Under farming energy capture, domestication of plants and animals produced substantially more energy than foraging. As a consequence, humans were able to settle (i.e. move around less) and increase social density. Morris points to three major changes in the social organization under farming that lead to a different perspective on hierarchy and violence. First, there was a sexual division of labor where males worked in the fields and females spent more time in the home. Morris argues that the heightened requirements of physical strength for farming provided a competitive advantage to male labor: “as population grew, making land scarcer relative to labor, people worked it more intensively, squeezing more output from each acre through…heavy labor…The further that a society went in this direction, the more men’s upper body strength became a plus in farmwork” (p. 59). The increasing physical demands incentivized dividing labor between males and females. Further, heightened fertility among females meant that they spent more time indoors. The presence of a division of labor helped facilitate the valuation of hierarchy as an acceptable form of organization. Second, the accumulation of property, increasing labor specialization, and an increasingly complex division of labor (due to between-family competition) instilled values that supported hierarchy (through increasing wealth inequality).
This sets up the argument for why farmers were more accepting of violence than foragers. First, Morris argues that, due to market failure, forced labor emerged as an accepted form of production: “low output per premodern farmhand meant that the marginal product of labor was often too small to make wages attractive to people who had any alternative means of supporting themselves” (p. 63-64). This lead to forced labor as a means of mobilizing work beyond just kin: “Using violence to depress the costs of labor to the point that its marginal product became positive for employers made slavery and serfdom the obvious answers…Farming societies seem to have shifted toward forced labor because they had to” (p. 64). Second, the state, or organized monopolization of force, emerges as a collective action problem for increasing social density (because people are increasing energy capture). This instilled the belief that the use of force by divine rulers was legitimate.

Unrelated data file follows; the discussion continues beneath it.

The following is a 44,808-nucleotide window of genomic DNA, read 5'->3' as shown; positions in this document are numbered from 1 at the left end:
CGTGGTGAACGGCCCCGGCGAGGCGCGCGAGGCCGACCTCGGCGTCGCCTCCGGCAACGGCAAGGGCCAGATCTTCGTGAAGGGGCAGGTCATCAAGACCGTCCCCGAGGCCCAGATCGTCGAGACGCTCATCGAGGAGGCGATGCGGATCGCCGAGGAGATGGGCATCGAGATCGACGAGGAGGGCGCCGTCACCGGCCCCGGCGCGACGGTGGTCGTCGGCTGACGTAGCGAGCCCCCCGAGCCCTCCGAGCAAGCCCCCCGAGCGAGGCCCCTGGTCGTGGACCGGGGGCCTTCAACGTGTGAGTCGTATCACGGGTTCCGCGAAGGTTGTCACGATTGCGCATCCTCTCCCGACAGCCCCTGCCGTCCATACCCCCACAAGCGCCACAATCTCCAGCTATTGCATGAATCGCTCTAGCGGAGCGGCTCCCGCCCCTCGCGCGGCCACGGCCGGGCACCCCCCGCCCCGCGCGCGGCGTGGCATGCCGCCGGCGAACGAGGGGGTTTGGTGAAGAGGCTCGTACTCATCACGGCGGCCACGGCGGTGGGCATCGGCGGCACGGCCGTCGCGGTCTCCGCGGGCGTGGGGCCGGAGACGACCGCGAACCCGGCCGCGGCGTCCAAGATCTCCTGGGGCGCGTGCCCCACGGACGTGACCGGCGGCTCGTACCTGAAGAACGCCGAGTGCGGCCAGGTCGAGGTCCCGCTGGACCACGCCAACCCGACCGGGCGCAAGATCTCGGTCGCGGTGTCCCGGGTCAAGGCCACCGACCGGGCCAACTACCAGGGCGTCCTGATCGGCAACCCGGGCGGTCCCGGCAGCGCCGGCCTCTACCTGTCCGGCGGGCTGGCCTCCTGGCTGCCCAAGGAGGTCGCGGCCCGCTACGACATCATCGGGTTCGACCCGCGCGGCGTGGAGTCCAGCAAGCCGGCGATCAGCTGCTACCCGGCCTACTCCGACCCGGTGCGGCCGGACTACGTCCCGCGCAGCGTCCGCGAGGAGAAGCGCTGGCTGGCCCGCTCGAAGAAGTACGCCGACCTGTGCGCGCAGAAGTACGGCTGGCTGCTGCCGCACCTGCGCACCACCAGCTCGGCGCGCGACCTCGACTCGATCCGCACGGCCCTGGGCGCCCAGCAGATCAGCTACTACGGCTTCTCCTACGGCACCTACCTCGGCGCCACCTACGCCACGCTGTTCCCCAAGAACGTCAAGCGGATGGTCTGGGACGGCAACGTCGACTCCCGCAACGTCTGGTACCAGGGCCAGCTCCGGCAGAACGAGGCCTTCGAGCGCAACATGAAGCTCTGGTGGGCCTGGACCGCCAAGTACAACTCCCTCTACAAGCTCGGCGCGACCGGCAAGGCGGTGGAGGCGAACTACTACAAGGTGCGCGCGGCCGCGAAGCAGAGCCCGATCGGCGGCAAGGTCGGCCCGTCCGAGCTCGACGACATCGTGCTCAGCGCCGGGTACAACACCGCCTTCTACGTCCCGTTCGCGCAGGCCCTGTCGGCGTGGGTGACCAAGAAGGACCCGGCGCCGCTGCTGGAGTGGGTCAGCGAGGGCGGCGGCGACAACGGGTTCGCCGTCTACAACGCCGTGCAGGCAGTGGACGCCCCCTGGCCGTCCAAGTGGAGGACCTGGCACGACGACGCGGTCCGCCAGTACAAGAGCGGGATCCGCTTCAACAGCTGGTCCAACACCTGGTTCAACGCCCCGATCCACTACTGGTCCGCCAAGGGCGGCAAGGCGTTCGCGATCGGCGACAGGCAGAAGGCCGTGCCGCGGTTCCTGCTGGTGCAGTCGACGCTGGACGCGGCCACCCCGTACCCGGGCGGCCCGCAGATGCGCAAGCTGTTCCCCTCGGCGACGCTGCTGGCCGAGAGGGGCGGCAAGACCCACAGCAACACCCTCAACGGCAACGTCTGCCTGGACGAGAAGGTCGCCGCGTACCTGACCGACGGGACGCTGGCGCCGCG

Finally, Morris discusses the development of fossil-fuel energy capture and the consequences for social organization and values. The invention of steam power (through the discovery of burning coal for heat and using heat for motion) led to increasing productivity of humans. As a consequence, wages increased and prices dropped, which incentivized individuals to move away from farming toward more specialized labor (in urban settings). Interestingly, Morris points out that the increase of wage labor made forced labor less attractive (a value shift as a consequence of social organization change): “higher wages made forced labor less necessary, …[and] forced labor increasingly struck business interests as an obstacle to growth” (p. 102). Further, the division of labor for males and females was dismantled for two reasons. First, productivity was less related to physical strength, reducing the competitive advantage seen during the farming period. Second, the fundamental shift from “low wage-high mortality-high fertility” to “high wage-low mortality-low fertility” increased time available to females. As Morris states: “before the coming of fossil fuels, the average woman had to spend most of her adult life bearing and rearing children, but once that necessity was removed, parents increasingly preferred investing more heavily in feeding and educating smaller families to breeding as much as possible” (p. 103). While Morris never clearly links changes in social organization to the intolerance of violence in fossil-fuel society, he does emphasize that “the fossil-fuel twentieth century was ten times safer than the world of foragers, and two or three times safer than that of farmers” and that while “violence has not gone away, …the world has never been so safe” (p. 118-119). Thus, the intolerance of violence seems to be the consequence of greater equality and the development of human rights.
It is functionalism, but good functionalism
To recap, the basic model Morris puts forth is: energy capture determines size and density of society which creates a functional social organization which creates functional values. I have included the term “functional” here to emphasize that the argument Morris makes is “functional” in that the existence of some value is explained by the fact that is exists. As Morris states: “the competitive process of cultural evolution shoves us towards whatever values work best at a particular stage of energy capture” (p. 14). Normally, functional analysis is fallacious reasoning because it affirms the consequent (i.e. if A then B, B therefore A) by stating that a particular social organization or set of values exist, therefore they must be functional. For example, Kingsley Davis (1939) argued that one of the reasons prostitution exists is to help strengthen the family by providing a market for residual desires not satisfied by the spouse. The problem with the logic here is that, since something exists, it must be functional, therefore you simply have to identify the function (rather than an alternative reasoning which my point to weak institutions, for example). However, the approach Morris takes is different in two ways. First, he identifies a mechanism that produces functional values. That is, a particular form of energy capture produces the “ideas it needs” (eerily structural functionalist language) because energy capture influences social organization, which then creates values that will support it. Second, he provides an astonishing amount of empirical support for each link in the model. By starting from the ultimate cause (form of energy capture), he avoids much of the problems confronted by functional analysis.